01x04 - 100% Not Guilty - The People v. O.J. Simpson

♪ Everybody dance now ♪
♪ Give me the music ♪


♪ Everybody dance now ♪
♪ Yeah ♪
♪ Yeah, everybody ♪
♪ Here is the dome back with the bass ♪
♪ The jam is live in effect and I don't waste time ♪
♪ Off the Mic with a dope rhyme ♪
♪ Jump to the rhythm, jump, jump to the rhythm, jump ♪
♪ And I'm here to combine beats and lyrics ♪
♪ To make you shake your pants, take a twirl ♪
♪ Hands in the air, come on, say yeah ♪
♪ Everybody over here, everybody over there ♪
♪ The crowd is live, and I pursue this groove ♪
♪ Party people in the house move ♪
♪ Work me all night ♪
♪ Come on, let's ♪
♪ Everybody dance now, sweat ♪
♪ Sweat ♪
♪ Let the music take control ♪
♪ Let the rhythm move you ♪
♪ Da, da, da, da, da, da, da, da ♪
♪ Da, da, da, da, da, da, da, da, da, da... ♪

(clattering, clanging)

(elevator bell dings)

Shapiro: Gentlemen.

Johnnie, I want you to meet everyone.

You know Lee. Alan, Johnnie, nice to see you.

Barry Scheck, and Robert Kardashian.

And we have Nate 'n Al's. The best. (laughter)

We've got lox and whitefish.

Johnnie: And this is Carl Douglas and Shawn Chapman. They're working with us.

How are you?


Carl, Shawn, welcome. How do you do?

I just want to stress how honored and happy we are to have you join the team.

So let's hit the ground running.


Okay. First question.

Who thinks O.J. did it?

Me neither.

Bailey: Uh, thank you, Bob.

Why don't we talk big picture strategy?

I'd say our priority at this juncture is the jury.

Yes. We know we have a downtown jury, which means a heavy concentration of African-Americans.


Black men obviously are our allies.

Mr. Simpson, a hero in the community.

And I'm confident that people will assume he couldn't have committed such a ghastly crime.

But black women, on the other hand, might be a problem.

They don't like their men marrying white girls.

Is that true?

Why are you looking at me?

Well, I...

But I believe the generalization is accurate.

Black women resent successful black men marrying outside the community.

We need to limit that group.

That analysis is smart.

The prosecution thinks they have the upper hand, but they don't.

Because we have you.

And you know how these people think.

"These people."

Bob, let me give you a helpful piece of advice.

On this case, you need to choose your vernacular very, very carefully.

Mea culpa.

Okay, but the important thing is that we work together.

When we face the prelim judge, we want to come out swinging. We concede to nothing. If Marcia Clark wants to go to the bathroom, we object.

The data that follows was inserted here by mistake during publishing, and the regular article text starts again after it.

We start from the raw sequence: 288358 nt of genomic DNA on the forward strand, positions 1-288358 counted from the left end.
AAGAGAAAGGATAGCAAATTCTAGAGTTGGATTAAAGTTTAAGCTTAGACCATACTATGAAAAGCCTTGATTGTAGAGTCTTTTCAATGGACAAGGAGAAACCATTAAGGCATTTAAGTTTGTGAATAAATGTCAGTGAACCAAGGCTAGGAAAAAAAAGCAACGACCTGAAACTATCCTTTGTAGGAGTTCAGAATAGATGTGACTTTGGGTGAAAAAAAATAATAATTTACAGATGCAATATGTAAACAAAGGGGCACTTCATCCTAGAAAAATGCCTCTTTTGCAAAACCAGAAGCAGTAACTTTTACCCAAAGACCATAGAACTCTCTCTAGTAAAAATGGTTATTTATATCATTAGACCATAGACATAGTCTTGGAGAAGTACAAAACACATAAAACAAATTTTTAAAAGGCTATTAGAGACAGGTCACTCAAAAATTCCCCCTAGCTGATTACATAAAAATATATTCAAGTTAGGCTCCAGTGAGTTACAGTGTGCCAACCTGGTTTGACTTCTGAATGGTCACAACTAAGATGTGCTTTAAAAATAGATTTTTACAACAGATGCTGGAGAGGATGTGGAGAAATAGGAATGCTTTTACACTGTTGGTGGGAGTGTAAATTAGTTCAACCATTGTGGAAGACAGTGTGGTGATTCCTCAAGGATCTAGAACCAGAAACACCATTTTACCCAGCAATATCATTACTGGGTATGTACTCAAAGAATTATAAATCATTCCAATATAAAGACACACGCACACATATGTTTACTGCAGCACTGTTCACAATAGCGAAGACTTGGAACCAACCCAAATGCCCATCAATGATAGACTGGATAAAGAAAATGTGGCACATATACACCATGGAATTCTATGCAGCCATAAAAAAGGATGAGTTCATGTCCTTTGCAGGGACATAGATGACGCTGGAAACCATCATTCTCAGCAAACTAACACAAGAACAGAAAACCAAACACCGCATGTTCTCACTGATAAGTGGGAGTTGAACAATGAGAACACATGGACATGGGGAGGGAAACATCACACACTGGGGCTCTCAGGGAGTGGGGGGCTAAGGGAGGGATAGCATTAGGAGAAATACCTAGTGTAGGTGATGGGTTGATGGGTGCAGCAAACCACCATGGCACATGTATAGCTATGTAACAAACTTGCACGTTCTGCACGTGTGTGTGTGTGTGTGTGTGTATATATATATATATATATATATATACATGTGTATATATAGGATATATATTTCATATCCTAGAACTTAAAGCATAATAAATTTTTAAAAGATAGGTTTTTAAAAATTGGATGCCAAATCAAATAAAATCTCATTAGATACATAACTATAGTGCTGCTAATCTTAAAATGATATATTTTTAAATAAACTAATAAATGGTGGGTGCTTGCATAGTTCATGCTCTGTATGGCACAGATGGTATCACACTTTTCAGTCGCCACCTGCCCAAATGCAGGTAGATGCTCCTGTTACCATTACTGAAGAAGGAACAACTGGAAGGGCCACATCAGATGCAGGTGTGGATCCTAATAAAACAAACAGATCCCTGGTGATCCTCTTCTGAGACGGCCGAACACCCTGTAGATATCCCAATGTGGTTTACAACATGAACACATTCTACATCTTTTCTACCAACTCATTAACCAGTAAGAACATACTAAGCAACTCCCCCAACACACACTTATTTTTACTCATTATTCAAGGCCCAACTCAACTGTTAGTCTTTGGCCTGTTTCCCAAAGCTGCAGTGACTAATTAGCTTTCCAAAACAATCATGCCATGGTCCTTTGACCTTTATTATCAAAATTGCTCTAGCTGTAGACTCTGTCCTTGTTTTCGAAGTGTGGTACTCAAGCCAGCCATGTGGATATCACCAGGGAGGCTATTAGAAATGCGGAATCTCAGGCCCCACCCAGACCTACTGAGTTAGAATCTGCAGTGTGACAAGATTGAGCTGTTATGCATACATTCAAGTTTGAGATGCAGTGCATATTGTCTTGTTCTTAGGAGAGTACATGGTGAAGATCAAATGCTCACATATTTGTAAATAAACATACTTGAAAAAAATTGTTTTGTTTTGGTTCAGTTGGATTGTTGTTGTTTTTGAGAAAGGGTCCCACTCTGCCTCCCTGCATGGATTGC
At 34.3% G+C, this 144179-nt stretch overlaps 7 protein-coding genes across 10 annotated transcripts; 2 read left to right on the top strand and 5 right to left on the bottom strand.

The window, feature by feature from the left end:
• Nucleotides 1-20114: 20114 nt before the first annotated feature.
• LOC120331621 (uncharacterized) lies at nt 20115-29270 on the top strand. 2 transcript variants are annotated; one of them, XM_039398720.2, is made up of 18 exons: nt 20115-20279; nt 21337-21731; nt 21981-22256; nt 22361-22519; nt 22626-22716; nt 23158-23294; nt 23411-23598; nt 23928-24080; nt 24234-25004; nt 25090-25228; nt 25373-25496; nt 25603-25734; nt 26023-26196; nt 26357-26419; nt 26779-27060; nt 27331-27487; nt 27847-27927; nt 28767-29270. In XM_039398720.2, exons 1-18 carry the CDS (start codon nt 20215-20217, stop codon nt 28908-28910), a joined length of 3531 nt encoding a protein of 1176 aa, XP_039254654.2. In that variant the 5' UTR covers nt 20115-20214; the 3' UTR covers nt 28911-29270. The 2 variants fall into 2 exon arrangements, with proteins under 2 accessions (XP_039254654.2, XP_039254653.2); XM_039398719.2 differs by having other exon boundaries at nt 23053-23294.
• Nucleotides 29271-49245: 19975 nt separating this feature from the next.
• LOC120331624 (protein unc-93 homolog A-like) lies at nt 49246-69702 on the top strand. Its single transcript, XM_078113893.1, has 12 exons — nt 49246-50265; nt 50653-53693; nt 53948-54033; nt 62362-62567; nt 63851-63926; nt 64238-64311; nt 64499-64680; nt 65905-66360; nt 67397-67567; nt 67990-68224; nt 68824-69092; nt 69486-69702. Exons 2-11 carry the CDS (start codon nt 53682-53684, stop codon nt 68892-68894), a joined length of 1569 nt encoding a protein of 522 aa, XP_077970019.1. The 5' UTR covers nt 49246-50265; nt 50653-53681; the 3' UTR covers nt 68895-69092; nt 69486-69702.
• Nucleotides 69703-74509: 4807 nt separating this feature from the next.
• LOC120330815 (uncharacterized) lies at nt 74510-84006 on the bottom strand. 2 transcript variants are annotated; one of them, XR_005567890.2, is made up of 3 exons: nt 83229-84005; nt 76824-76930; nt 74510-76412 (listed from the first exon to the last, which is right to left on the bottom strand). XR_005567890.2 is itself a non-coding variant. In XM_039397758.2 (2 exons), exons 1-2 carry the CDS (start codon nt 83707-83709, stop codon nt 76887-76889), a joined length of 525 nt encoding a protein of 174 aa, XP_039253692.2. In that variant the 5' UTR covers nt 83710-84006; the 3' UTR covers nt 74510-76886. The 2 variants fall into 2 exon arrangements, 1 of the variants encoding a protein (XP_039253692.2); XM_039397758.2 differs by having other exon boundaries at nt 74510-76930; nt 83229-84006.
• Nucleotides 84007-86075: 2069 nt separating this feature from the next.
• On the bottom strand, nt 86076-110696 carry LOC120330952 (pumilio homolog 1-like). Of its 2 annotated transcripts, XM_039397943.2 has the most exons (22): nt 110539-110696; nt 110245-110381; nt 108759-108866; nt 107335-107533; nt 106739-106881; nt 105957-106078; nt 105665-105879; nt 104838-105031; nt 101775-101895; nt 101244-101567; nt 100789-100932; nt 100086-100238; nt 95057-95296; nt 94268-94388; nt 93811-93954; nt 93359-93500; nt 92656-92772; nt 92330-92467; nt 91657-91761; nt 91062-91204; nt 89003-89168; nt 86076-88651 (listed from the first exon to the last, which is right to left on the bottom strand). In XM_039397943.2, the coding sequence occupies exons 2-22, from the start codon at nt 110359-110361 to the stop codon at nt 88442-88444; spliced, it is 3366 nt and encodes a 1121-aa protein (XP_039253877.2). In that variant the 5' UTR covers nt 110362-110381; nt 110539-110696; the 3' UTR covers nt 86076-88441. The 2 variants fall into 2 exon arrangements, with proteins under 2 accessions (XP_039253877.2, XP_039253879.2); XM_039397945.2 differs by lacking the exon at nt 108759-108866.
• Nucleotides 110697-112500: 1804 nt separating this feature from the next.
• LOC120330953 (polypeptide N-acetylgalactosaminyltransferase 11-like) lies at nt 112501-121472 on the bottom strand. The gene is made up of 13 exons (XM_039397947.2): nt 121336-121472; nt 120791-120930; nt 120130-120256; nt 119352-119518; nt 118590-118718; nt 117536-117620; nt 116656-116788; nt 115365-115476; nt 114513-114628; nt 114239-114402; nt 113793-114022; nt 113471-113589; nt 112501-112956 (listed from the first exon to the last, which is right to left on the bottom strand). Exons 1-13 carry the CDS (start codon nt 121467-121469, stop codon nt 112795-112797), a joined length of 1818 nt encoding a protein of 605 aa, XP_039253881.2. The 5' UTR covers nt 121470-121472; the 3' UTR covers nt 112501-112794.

If they say the sky is blue, hearsay.

Nothing will be admitted without challenge and provocation.


Your Honor, at this time, the State requests a hair sample to compare to hairs found at the scene of the crime.

Excuse me, Your Honor. We have some grave concerns about this request. We would ask that the court limit this sample to only the number of hairs required for testing.

Ms. Clark, how much hair do the People need?

Well, Your Honor, a typical sample, as I'm sure the defense is aware, takes hairs from each area of the head.

Five to ten hairs per area, amounting to approximately 100 hairs.

100 hairs?

This is a standard request, Your Honor. It's only as many hairs as the criminalist needs, to compare hairs from the defendant with hairs found at the crime scene.

100 hairs seems unduly invasive.

Your Honor, we offer one hair.


Just a second, Ms. Clark.

Excuse me, Your Honor, but this objection is beyond ridiculous.

They seem to be on some kind of fishing expedition at my client's expense.

Marcia: Your Honor, this is routine.

80 hairs.



Judge, we're getting nowhere.

We request a special hearing on the hair.

So ordered. I call for a hearing regarding the collection of Mr. Simpson's hair.

Thank you, Your Honor.

Guard: O.J., you got a visitor.

(door buzzes)

Where's Bob?

He had a dinner.

How are you, my brother?

"He had a dinner."

You should've seen what I had for dinner.

I didn't even know what it was. It was slop.

Then I kept running to the toilet, but my toilet's clogged up, so you can imagine...

You have to be strong.

We're gonna get you out of here.

Oh, yeah? Is that what Bob said?

No, no, no. That's what I said.

Look at you. You are a mess.

You can't walk into that courtroom like this.

Everyone's gonna be watching.

Everybody thinks I'm guilty.

So change their minds.

Have you forgotten who you are?

These walls around you don't change that.

You know what you mean to people?



Well, then let me tell you what you were once to me.

1978. I just left private practice, gone back to the L.A. D.A., gonna be the first black assistant attorney in office.

Gonna change things from the inside. sh1t.

That wasn't happening. Same old sh1t, same rigged system.

Feeling powerless for the first time in my life.

And then my first marriage blows up in my face.

My children won't talk to me.

I'm a failure at work, I'm a failure at home.

I was down, brother. I was way down.